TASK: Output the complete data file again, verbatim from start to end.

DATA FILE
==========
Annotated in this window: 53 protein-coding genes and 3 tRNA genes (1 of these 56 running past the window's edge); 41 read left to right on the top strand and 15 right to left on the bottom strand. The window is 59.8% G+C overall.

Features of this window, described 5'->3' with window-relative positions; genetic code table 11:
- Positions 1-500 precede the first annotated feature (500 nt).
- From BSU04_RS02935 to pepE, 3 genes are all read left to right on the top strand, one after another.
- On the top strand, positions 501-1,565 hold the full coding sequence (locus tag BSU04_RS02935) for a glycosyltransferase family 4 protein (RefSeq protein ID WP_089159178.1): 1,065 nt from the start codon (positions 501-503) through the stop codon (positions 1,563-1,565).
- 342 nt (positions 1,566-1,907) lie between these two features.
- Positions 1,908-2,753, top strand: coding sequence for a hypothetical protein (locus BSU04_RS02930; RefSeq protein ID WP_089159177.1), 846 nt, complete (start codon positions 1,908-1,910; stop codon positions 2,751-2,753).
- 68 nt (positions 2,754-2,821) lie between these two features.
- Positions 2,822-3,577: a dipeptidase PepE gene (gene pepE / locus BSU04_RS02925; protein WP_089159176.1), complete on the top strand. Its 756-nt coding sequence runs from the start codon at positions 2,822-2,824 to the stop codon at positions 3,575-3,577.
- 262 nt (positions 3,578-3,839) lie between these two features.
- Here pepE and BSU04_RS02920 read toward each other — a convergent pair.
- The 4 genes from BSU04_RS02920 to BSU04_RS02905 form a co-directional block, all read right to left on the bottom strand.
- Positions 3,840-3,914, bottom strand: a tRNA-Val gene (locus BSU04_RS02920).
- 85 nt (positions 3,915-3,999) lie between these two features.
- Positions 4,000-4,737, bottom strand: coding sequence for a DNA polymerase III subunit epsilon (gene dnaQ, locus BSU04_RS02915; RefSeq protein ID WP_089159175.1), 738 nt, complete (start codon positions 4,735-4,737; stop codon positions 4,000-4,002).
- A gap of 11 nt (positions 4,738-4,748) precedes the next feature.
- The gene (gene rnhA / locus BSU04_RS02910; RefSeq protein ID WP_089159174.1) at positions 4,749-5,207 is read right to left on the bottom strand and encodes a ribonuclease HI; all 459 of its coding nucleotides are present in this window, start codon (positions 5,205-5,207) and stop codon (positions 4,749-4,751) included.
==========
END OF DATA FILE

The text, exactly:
Annotated in this window: 53 protein-coding genes and 3 tRNA genes (1 of these 56 running past the window's edge); 41 read left to right on the top strand and 15 right to left on the bottom strand. The window is 59.8% G+C overall.

Features of this window, described 5'->3' with window-relative positions; genetic code table 11:
- Positions 1-500 precede the first annotated feature (500 nt).
- From BSU04_RS02935 to pepE, 3 genes are all read left to right on the top strand, one after another.
- On the top strand, positions 501-1,565 hold the full coding sequence (locus tag BSU04_RS02935) for a glycosyltransferase family 4 protein (RefSeq protein ID WP_089159178.1): 1,065 nt from the start codon (positions 501-503) through the stop codon (positions 1,563-1,565).
- 342 nt (positions 1,566-1,907) lie between these two features.
- Positions 1,908-2,753, top strand: coding sequence for a hypothetical protein (locus BSU04_RS02930; RefSeq protein ID WP_089159177.1), 846 nt, complete (start codon positions 1,908-1,910; stop codon positions 2,751-2,753).
- 68 nt (positions 2,754-2,821) lie between these two features.
- Positions 2,822-3,577: a dipeptidase PepE gene (gene pepE / locus BSU04_RS02925; protein WP_089159176.1), complete on the top strand. Its 756-nt coding sequence runs from the start codon at positions 2,822-2,824 to the stop codon at positions 3,575-3,577.
- 262 nt (positions 3,578-3,839) lie between these two features.
- Here pepE and BSU04_RS02920 read toward each other — a convergent pair.
- The 4 genes from BSU04_RS02920 to BSU04_RS02905 form a co-directional block, all read right to left on the bottom strand.
- Positions 3,840-3,914, bottom strand: a tRNA-Val gene (locus BSU04_RS02920).
- 85 nt (positions 3,915-3,999) lie between these two features.
- Positions 4,000-4,737, bottom strand: coding sequence for a DNA polymerase III subunit epsilon (gene dnaQ, locus BSU04_RS02915; RefSeq protein ID WP_089159175.1), 738 nt, complete (start codon positions 4,735-4,737; stop codon positions 4,000-4,002).
- A gap of 11 nt (positions 4,738-4,748) precedes the next feature.
- The gene (gene rnhA / locus BSU04_RS02910; RefSeq protein ID WP_089159174.1) at positions 4,749-5,207 is read right to left on the bottom strand and encodes a ribonuclease HI; all 459 of its coding nucleotides are present in this window, start codon (positions 5,205-5,207) and stop codon (positions 4,749-4,751) included.